Going Off the Map
Let me know if this sounds familiar. You’re eight years old. It’s a beautiful spring Sunday morning, but instead of running around outside like you know you ought to be, you were unjustly dragged to church. And now you’re sitting in an uncomfortable pew that clearly wasn’t built with children in mind. And as you slide down for the twelfth time, catching the stink-eye from the parent to your right, you grab the Bible out of the rack on the back of the pew in front of you. [Yes, I am aware of the fact that there are no Bibles in these pews–this particular memory takes place in a Methodist Church.] From prior experience you know that the Bible is mainly just a bunch of words in really, really small print, but there is one section that can manage to bring you back from the brink of boredom, at least for a bit, and that is the map section in the back. It’s the closest thing you can get to a comic book in church, and you’ll take it.
I’m willing to bet that a number of us got our first understanding of the geography of the Jewish and Christian traditions–and of the Middle East in general–from this tried and true method of Sunday morning self-preservation. There’s the map that shows the Israelites’ harrowing journey across the Red Sea onto the Sinai Peninsula, as well as the one tracing Paul’s long trek to Rome. And then there is the close-up on the area around Jerusalem that labels all the places Jesus visited during his ministry: Bethlehem, Bethany, Nazareth, the Sea of Galilee, the Jordan River. These maps frame the very limited space where all the action in our early religious history took place–just about a million square miles, equivalent to a third of the size of the continental United States. And that is why today’s passage from The Acts of the Apostles, about a spur-of-the-moment encounter between Philip and an Ethiopian is so striking.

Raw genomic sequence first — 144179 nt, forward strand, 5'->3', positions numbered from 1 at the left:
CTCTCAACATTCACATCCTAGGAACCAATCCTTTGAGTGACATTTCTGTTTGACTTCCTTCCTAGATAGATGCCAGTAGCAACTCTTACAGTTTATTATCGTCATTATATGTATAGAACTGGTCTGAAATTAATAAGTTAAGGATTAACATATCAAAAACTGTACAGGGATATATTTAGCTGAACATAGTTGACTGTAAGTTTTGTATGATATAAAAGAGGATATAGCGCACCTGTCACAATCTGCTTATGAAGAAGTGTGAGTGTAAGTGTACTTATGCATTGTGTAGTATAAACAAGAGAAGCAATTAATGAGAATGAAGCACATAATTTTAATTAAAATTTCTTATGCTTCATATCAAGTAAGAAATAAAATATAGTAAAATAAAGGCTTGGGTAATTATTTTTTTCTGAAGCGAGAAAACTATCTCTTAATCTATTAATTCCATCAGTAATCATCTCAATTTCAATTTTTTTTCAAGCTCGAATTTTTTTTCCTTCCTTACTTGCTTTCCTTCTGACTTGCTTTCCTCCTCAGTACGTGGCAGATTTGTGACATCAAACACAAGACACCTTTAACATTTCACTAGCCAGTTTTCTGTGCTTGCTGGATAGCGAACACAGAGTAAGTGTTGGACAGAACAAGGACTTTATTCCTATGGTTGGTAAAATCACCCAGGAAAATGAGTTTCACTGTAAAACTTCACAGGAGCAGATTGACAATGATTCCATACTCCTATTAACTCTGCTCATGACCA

Ethiopia is literally off the map. Even the most macro view of the Middle East and Mediterranean areas depicted in the backs of our Bibles cut off around the ancient city of Thebes in southern Egypt. Anything further up the Nile was unknown wilderness. According to the book of Isaiah it was a “land of whirring wings…people feared near and far, a nation mighty and conquering, whose land the rivers divide” (Isaiah 18:1-2). “Ethiopia’s remoteness and invincibility were legendary” (Mays 998). Now, if that weren’t enough to set this Ethiopian apart from the locals, the Book of Acts adds that this traveler was also a eunuch, placing him “off the map” culturally as well. Scholars debate the technical meaning of “eunuch” as it is used here, but generally it refers to a man who is unable father a child. A eunuch is considered to be physically deficient and was often given the duties of a slave. Bottom line–this Ethiopian eunuch did not belong.
At this point in time, Philip and his companions were fleeing Jerusalem due to the increasing persecution of Christians there, and they were spreading the gospel as they traveled. You might say that Philip, himself, was being pushed “off the map”–his crowd-inspiring sermons were threatening to the powers that be. In fact, Stephen, another apostle, was recently martyred in Jerusalem, demonstrating to the followers of the fledgling Jesus movement just how precarious their situation was. And so it is fitting that the two displaced travelers in today’s passage encounter one another on a wilderness road. A scandalous message meets a scandalous man, mix in a healthy dose of the Holy Spirit, and the result is nothing short of miraculous.